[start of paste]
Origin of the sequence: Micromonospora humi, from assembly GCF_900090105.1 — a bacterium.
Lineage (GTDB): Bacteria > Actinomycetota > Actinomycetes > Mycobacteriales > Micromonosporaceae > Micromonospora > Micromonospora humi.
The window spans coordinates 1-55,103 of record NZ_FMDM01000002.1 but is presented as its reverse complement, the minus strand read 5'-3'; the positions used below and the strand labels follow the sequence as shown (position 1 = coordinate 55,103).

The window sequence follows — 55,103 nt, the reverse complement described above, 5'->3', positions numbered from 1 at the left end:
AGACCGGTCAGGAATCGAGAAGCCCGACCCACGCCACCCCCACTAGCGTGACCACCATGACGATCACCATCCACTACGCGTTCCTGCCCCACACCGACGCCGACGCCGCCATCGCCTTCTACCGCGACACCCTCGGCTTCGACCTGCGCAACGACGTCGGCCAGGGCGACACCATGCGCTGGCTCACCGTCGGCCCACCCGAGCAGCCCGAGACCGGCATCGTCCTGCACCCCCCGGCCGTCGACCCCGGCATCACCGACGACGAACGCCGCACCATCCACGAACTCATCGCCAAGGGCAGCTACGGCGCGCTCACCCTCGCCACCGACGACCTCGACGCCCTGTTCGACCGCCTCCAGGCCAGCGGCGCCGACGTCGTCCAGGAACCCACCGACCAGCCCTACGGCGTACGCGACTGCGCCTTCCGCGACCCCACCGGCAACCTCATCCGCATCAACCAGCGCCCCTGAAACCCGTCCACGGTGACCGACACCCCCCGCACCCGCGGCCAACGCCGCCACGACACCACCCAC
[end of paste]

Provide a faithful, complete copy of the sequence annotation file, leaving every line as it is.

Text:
Origin of the sequence: Micromonospora humi, from assembly GCF_900090105.1 — a bacterium.
Lineage (GTDB): Bacteria > Actinomycetota > Actinomycetes > Mycobacteriales > Micromonosporaceae > Micromonospora > Micromonospora humi.
The window spans coordinates 1-55,103 of record NZ_FMDM01000002.1 but is presented as its reverse complement, the minus strand read 5'-3'; the positions used below and the strand labels follow the sequence as shown (position 1 = coordinate 55,103).

The window sequence follows — 55,103 nt, the reverse complement described above, 5'->3', positions numbered from 1 at the left end:
AGACCGGTCAGGAATCGAGAAGCCCGACCCACGCCACCCCCACTAGCGTGACCACCATGACGATCACCATCCACTACGCGTTCCTGCCCCACACCGACGCCGACGCCGCCATCGCCTTCTACCGCGACACCCTCGGCTTCGACCTGCGCAACGACGTCGGCCAGGGCGACACCATGCGCTGGCTCACCGTCGGCCCACCCGAGCAGCCCGAGACCGGCATCGTCCTGCACCCCCCGGCCGTCGACCCCGGCATCACCGACGACGAACGCCGCACCATCCACGAACTCATCGCCAAGGGCAGCTACGGCGCGCTCACCCTCGCCACCGACGACCTCGACGCCCTGTTCGACCGCCTCCAGGCCAGCGGCGCCGACGTCGTCCAGGAACCCACCGACCAGCCCTACGGCGTACGCGACTGCGCCTTCCGCGACCCCACCGGCAACCTCATCCGCATCAACCAGCGCCCCTGAAACCCGTCCACGGTGACCGACACCCCCCGCACCCGCGGCCAACGCCGCCACGACACCACCCAC